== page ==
The basic questions the mystery asks are these: did the journalist husband murder his well-to-do missing wife or is she setting him up to pay a creepy price? On Flynn’s slick way to reaching the answer, she pulls the rug from under us readers three times. Or was it four?
added by VivienneR | editThe Toronto Star, Jack Batten (Jun 2, 2012)
 
This American author shook up the thriller scene in 2007 with her debut Sharp Objects, nasty and utterly memorable. Gone Girl, her third novel, is even better – an early contender for thriller of the year and an absolute must read.
added by Milesc | editThe Observer, Alison Flood (May 20, 2012)
 

» Add other authors (3 possible)

Author nameRoleType of authorWork?Status
Flynn, Gillianprimary authorall editionsconfirmed
Heyborne, KirbyNarratorsecondary authorsome editionsconfirmed
Whelan, JuliaNarratorsecondary authorsome editionsconfirmed
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Epigraph
Love is the world's infinite mutability: Lies, hatred, murder even, are all knit up in it; it is the inevitable blossoming of its opposites, a magnificent rose smelling faintly of blood.

           Tony Kushner, THE ILLUSION
Dedication
To Brett: light of my life, senior and
Flynn: light of my life, junior
First words
When I think of my wife, I always think of her head.
Quotations
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(Click to show. Warning: May contain spoilers.)
Disambiguation notice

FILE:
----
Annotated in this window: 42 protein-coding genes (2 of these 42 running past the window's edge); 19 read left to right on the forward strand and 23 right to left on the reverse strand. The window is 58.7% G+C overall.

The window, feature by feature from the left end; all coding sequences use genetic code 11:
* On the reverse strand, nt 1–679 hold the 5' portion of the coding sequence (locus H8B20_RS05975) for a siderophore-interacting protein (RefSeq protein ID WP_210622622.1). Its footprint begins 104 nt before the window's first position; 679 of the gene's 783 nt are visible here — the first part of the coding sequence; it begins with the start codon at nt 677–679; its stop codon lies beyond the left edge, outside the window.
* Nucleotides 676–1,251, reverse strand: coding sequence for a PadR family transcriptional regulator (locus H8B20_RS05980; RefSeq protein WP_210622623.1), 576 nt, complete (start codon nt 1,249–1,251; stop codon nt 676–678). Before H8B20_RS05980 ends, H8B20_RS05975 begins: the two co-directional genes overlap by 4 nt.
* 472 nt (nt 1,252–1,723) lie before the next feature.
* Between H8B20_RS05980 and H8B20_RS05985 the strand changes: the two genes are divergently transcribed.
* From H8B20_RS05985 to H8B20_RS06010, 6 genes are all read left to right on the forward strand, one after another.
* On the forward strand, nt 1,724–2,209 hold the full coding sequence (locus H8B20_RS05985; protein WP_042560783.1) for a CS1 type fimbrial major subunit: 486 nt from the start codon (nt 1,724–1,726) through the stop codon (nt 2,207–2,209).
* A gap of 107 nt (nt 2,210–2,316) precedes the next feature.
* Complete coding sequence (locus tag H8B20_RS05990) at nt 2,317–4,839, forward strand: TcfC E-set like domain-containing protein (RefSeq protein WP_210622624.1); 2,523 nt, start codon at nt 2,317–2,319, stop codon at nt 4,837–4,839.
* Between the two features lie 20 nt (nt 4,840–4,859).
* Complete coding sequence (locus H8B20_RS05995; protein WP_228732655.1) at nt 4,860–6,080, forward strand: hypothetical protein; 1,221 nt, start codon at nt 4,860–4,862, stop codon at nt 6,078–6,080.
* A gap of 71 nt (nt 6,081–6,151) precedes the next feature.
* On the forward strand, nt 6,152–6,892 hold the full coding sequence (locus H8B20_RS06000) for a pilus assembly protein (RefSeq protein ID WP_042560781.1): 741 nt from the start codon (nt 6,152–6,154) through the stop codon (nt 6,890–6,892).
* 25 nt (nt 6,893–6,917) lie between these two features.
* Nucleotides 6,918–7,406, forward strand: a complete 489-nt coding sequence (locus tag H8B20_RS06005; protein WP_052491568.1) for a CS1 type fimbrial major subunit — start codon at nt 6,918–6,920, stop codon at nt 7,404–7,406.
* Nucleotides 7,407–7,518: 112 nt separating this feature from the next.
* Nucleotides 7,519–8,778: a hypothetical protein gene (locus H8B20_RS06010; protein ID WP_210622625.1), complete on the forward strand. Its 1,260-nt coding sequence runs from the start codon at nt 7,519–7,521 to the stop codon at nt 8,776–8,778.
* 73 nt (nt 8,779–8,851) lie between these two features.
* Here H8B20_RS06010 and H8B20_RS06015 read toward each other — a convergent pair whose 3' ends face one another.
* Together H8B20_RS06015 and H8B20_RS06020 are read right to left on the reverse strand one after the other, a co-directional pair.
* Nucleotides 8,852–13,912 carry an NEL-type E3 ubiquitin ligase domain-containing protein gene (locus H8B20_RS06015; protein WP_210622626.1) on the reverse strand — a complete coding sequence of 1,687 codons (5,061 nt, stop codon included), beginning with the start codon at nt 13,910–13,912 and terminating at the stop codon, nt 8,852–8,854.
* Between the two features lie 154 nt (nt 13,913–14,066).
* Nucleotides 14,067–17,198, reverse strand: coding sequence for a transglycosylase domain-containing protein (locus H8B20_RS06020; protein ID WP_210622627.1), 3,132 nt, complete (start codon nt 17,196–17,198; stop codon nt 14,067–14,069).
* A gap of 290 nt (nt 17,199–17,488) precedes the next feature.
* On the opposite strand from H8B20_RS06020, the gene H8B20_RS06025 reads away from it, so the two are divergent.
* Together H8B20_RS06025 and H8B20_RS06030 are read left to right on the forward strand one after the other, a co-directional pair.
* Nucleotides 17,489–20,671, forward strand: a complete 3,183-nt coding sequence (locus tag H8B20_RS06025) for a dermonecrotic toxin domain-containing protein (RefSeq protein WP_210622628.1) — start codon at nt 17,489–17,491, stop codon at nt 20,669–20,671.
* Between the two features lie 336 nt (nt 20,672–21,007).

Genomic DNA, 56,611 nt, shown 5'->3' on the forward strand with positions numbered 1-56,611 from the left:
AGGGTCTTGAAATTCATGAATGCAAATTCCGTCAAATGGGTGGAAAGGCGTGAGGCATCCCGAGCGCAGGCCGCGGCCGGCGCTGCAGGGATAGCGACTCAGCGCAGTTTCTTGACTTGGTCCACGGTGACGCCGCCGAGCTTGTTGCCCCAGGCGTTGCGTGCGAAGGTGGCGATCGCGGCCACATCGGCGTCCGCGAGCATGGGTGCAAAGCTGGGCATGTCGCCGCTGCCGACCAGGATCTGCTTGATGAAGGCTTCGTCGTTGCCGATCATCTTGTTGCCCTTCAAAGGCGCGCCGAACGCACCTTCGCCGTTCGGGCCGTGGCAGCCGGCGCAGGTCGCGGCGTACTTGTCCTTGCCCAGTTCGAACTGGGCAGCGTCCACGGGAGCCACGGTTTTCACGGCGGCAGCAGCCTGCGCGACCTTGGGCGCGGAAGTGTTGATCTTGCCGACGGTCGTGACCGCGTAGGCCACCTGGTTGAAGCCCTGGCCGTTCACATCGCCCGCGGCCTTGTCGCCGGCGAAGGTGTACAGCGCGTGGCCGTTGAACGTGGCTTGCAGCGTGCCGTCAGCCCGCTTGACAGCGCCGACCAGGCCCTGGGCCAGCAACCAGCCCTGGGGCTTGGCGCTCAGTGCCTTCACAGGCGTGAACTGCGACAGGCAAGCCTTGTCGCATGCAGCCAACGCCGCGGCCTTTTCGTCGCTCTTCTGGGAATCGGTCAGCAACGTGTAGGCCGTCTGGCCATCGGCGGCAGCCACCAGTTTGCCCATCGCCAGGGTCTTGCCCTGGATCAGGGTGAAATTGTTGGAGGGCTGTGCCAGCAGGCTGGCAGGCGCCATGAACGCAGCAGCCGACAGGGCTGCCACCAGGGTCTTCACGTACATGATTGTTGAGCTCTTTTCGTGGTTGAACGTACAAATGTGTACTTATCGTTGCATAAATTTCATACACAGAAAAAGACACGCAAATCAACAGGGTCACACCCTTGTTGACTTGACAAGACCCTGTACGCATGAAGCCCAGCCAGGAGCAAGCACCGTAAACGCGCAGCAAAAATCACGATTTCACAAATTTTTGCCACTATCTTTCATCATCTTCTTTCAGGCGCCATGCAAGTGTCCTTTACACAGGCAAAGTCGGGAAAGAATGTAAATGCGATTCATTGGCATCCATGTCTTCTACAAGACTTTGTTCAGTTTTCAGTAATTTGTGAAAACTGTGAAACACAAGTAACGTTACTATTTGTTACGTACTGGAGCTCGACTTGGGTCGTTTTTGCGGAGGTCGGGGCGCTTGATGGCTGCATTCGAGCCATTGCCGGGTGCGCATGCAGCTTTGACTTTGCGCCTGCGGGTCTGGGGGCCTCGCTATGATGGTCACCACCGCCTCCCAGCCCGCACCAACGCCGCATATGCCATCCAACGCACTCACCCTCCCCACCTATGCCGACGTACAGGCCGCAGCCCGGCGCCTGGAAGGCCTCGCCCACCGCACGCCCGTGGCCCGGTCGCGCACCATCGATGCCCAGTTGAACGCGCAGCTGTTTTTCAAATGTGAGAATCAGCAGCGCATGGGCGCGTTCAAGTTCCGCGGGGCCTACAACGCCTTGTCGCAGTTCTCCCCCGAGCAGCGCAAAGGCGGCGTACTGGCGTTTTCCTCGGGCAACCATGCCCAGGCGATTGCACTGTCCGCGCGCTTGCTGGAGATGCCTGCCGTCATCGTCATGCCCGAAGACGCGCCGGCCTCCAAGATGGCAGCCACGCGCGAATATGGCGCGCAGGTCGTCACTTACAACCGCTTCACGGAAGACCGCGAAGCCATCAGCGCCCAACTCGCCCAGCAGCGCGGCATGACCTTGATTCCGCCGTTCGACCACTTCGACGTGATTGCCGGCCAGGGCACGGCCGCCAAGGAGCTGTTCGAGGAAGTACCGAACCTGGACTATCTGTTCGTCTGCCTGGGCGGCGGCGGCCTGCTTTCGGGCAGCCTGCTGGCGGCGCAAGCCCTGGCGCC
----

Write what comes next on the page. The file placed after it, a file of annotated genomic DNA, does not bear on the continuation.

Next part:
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Book description
Golden boy Nick Dunne, brings his socialite wife, Amy, back to live in his hometown on the Mississippi River. She is miserable and on their fifth wedding anniversary she disappears. Soon Nick finds himself lying,  and acting inappropriately but continues to claim his innocence with his twin sister at his side.
Haiku summary
Lies disguised as truth/Is she dead or simply gone?/Ask Punch and Judy. (BrileyOC)

No descriptions found.

(see all 2 descriptions)

On the morning of his fifth wedding anniversary, Nick's wife Amy suddenly disappears. The police immediately suspect Nick. Amy's friends reveal that she was afraid of him, that she kept secrets from him. He swears it isn't true. A police examination of his computer shows strange searches. He says they aren't his. And then there are the persistent calls on his mobile phone. So what really did happen to Nick's beautiful wife?… (more)

(summary from another edition)

» see all 9 descriptions